The meaning of life is happiness. I am happy when I act in ways which promotes, preserves, protects, produces or honors life and liberty. (human life and liberty)
Education is a tool to increase happiness in an individual or society. Therefore, any educational program should enhance the promotion, preservation, protection, production or honoring of life and liberty. (human life and liberty)
These philosophies were developed based on many readings and personal experiences I have been through. I have found that by keeping my personal and educational philosophies succinct, they are easy to follow and reflect on. Any action I choose to take can easily be evaluated by asking “Will this action promote, preserve, protect, produce or honor life and liberty?” Any educational program or decision I make can be evaluated in the same manner. If my reasoning is sound I am rewarded with personal happiness. If it is not, I receive cues from my body, mind and soul that something I have done is not aligned with this philosophy.
I have found since I developed this mindset that many challenges I face as an educator are easier to address. Many issues I face in my personal life are also easier to address as well. No longer am I struggling to find meaning and reason behind everything I do. I know my exact purpose and that is to promote, preserve, protect, produce or honor life and liberty. This is where my happiness resides.
When I originally developed this mindset, I did not include liberty as part of it. I decided to include liberty in it as I believe liberty to be the “genetic variation” of thought. Let me explain the relevance of this notion.
Genetic variation allows for an evolution of a species. Typically, the strongest continue on thereby making each successive generation a little more resilient than the previous (preservation and promotion of the species). If by contrast an entire species is genetically identical, it becomes more likely for an external force, such as a disease, to wipe out the entire population.
Compare this now to the idea of “variation of thought” or the lack thereof. If everyone has the exact same idea about how to live or is forced to live a certain way due to slavery, it increases the chance of harm coming to the population due to an inflexibility of thought.
For example, what if we all decided that the way the Mayans lived (human sacrifices and all) is the ultimate way to live? Those who are against this style of living would be forced to follow the practices deemed ideal. Isn’t it possible that this would lead to an ultimate stagnation, possibly even a regression, of our species? I suppose it is possible that following Mayan principles is the best style of living but it is far more likely that it is not. We need diversity of thought to continuously seek out better ways to promote, preserve, protect, produce and honor life.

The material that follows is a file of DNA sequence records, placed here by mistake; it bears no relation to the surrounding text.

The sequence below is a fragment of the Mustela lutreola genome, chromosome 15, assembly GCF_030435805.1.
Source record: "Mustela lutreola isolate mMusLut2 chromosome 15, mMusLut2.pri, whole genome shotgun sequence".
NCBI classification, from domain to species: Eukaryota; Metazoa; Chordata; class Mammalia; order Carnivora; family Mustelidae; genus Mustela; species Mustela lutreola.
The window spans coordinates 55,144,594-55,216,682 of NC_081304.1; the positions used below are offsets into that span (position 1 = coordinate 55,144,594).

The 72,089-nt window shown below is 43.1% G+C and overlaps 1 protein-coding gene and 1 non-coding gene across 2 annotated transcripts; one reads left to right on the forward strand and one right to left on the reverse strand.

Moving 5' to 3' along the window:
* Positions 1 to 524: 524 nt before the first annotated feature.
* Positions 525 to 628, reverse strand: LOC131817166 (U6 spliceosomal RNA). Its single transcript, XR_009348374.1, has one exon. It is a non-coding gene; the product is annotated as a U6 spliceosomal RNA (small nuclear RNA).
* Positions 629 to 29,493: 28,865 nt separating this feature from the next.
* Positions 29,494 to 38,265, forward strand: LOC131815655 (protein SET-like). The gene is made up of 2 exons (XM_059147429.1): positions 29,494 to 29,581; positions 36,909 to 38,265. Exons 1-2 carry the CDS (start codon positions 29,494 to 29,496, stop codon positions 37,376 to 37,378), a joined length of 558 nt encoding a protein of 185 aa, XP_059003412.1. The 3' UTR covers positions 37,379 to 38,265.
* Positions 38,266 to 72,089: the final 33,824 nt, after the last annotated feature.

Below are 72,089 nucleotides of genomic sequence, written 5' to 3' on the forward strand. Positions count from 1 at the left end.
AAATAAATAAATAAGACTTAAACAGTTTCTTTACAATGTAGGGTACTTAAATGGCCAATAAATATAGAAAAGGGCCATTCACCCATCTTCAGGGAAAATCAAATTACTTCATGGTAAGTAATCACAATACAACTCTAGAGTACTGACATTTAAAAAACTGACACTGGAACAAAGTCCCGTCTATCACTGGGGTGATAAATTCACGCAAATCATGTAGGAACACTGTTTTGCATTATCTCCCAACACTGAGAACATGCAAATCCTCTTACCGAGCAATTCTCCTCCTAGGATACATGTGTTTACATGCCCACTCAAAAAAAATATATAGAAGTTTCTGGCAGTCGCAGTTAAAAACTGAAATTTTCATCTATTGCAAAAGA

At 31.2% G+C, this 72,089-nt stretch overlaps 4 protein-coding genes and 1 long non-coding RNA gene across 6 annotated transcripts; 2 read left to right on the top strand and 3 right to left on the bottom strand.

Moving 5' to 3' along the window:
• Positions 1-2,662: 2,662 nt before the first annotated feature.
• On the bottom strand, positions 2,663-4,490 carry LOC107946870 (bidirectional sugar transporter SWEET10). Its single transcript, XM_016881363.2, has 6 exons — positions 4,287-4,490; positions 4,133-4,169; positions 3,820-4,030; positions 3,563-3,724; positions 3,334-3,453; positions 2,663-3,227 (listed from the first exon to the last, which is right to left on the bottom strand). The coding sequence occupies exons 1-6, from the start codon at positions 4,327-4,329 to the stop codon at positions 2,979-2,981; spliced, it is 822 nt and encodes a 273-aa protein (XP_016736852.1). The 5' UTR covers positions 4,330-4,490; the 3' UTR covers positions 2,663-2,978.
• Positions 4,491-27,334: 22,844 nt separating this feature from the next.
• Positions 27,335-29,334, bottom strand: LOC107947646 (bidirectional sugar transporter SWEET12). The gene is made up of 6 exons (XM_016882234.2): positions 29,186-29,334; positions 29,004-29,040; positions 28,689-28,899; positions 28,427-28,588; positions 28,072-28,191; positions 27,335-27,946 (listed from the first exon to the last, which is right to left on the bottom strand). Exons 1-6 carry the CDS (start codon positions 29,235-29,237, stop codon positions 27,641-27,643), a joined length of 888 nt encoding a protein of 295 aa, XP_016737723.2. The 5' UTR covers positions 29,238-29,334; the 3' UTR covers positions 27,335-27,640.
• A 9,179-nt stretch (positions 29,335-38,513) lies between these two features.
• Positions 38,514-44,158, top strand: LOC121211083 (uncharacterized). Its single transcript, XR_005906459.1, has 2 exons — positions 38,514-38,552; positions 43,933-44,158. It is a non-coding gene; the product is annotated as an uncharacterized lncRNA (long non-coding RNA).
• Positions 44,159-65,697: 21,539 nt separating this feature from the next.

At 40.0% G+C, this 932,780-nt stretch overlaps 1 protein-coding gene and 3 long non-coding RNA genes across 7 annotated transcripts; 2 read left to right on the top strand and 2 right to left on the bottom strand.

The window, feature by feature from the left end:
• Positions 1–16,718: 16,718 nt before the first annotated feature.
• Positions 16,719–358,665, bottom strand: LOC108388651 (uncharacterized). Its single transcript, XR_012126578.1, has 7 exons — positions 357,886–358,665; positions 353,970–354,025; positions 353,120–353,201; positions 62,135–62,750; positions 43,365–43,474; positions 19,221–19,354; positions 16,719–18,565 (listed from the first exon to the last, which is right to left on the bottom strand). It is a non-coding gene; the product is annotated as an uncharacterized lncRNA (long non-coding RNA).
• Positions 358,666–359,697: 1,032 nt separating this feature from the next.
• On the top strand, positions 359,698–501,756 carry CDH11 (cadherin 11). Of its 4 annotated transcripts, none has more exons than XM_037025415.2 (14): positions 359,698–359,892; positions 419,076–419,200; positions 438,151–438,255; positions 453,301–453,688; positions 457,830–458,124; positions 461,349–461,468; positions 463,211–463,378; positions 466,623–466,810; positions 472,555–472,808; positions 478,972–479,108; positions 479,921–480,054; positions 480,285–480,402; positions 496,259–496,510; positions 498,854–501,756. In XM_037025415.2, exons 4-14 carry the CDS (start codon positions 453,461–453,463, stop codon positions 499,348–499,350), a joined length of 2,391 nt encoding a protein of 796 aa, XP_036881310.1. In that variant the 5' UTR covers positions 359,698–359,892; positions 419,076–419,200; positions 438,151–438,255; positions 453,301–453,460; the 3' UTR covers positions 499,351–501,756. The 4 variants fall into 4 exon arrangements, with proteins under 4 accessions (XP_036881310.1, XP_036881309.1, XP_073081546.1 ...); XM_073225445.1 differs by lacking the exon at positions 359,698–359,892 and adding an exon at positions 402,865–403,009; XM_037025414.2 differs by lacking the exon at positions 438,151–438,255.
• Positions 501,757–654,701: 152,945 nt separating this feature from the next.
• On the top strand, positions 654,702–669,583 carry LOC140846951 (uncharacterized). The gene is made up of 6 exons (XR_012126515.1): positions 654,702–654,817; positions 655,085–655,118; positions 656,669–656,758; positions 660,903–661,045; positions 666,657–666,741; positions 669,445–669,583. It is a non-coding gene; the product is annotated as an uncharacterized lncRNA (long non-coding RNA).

Liberty is not clean though. With it comes deathly outliers. It is up to those of us who are pro-life to recognize our role and root out these outliers.
As an educator, my job is to prevent these deathly outliers from ever coming into existence.
I find that my job as an educator fulfills all of the requirements of my philosophical mindset. Everyday I get to promote, preserve, protect, produce and honor life and liberty. My influence may not be direct, but it is vast. I can’t think of another field that has the reach an educator does.
This philosophical mindset I hold is not set in stone. It is always up for change and adaptation if I find reason to change it. The important piece is that it is unique to me. It may not be perfect but it provides me a rule structure to follow and live by. As I find reasons to change it, I do.
I think it is important for every individual to be able to self-reflect on their own actions. Self-reflection is only meaningful though when there is a standard to compare to. My standard is this philosophical mindset.
If you have not taken the time to root out exactly what you believe your purpose to life is I encourage you to do so. Yours may align with mine or it may be completely different.
Personal philosophies are just that… personal.
Good luck on your journey!